He left school at seventeen and started working in a commercial art studio. Whilst there he worked on many "Top Ten" album and single cover artworks for the following bands: The Police, Squeeze, Robert Fripp, Sham 69, The Jam, The Cure, and Roxy Music.
With a passion forged in the inferno of 1970s popular television and armed with his portfolio of paintings, set designs, models, and short films, he set out to find work in the industry. Having experienced life on the sets of: The Sweeney, Space 1999, Blake’s Seven, The New Avengers, and the James Bond movie: The Spy Who Loved Me, he finally landed a job at Shepperton Studios as a Special Effects Designer / Model Maker.
He worked on a string of award-winning animated TV commercials including: Quavers, Prize Guy Yoghurts, KP Nuts, and the famous PG Tips Chimpanzee adverts (live action.) He also worked on the highly successful children’s television series: Thomas the Tank Engine and Friends, where he built many of the characters, stations, and landscapes. His film work has included the designing and building of a massive aerial model of a small American town for the feature film: Amazing Grace and Chuck, directed by Mike Newell (Four Weddings and a Funeral, Harry Potter) and starring Gregory Peck. He then went on to co-write, design, and produce: Potamus Park for Carlton Television (at Pinewood Studios.)
During this time he also illustrated books and comics for many well known TV characters such as: Postman Pat, Rosie and Jim, Potamus Park and Tots TV.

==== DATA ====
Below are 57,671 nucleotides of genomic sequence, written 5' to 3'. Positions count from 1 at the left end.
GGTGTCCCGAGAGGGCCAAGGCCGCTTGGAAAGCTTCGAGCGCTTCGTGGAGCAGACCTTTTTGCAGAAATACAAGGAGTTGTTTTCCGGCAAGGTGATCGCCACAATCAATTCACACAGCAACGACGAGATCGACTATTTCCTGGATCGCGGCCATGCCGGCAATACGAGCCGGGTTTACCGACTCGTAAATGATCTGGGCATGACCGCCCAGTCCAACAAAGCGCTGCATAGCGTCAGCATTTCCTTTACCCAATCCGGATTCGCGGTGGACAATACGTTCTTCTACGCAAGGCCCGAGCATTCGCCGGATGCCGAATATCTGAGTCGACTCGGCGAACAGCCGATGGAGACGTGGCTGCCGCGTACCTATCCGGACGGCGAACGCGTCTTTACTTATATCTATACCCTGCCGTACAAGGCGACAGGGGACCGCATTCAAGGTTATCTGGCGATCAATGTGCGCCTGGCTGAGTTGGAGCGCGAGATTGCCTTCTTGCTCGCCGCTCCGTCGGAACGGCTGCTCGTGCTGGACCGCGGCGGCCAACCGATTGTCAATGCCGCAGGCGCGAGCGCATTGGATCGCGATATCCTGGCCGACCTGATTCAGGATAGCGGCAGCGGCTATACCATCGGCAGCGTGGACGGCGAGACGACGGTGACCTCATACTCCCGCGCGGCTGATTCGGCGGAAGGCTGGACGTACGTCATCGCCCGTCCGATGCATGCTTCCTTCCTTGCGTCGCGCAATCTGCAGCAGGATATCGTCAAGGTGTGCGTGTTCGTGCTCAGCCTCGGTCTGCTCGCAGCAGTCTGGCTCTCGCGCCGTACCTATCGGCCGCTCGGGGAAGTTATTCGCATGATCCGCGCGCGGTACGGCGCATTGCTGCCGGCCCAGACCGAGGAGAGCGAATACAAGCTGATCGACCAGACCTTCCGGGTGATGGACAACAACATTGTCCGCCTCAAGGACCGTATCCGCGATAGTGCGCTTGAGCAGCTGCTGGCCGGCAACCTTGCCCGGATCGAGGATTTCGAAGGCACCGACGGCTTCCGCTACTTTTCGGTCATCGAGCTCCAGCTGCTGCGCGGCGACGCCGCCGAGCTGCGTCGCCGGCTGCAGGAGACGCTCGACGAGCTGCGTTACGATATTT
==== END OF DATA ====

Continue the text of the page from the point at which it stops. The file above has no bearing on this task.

Having achieved his childhood ambition of working in Television and film, he felt more and more compelled to return to his love of painting where he could express himself away from the time and budget constraints of his TV work. He now paints full time from his studio in Putney.
Christopher’s enigmatic paintings feature everyday scenes of both urban and country life but with a retrospective twist. He paints with a strong nostalgic feel for the past, and often features places and characters from his childhood. His current series of paintings are based on his memories of being a milk boy in the late 1960s and are full of amorous milkmen, bored housewives and local people who used to treat the milkman (with crates a-rattling) as their local hero!
Christopher spent twenty-five years working in the film and television industry and this has quite naturally influenced his work. As part of the picture making process, he photographs small cardboard models (complete with toy cars and people) to establish the scenes he has in mind. This process seems to imbue his pictures with a cinematic feel.
In a similar way to how a TV series is filmed, Christopher will create a story line, setting, and cast of characters, which he will use for the basis of a series of paintings. The finished work often looks like a sequence from a soap opera or kitchen sink drama!
With regard to his visual style, he draws inspiration from the commercial art of the 1960s, especially cigarette cards and Ladybird books.
Saturday, 21 July 2007
Posted by Jon at 12:51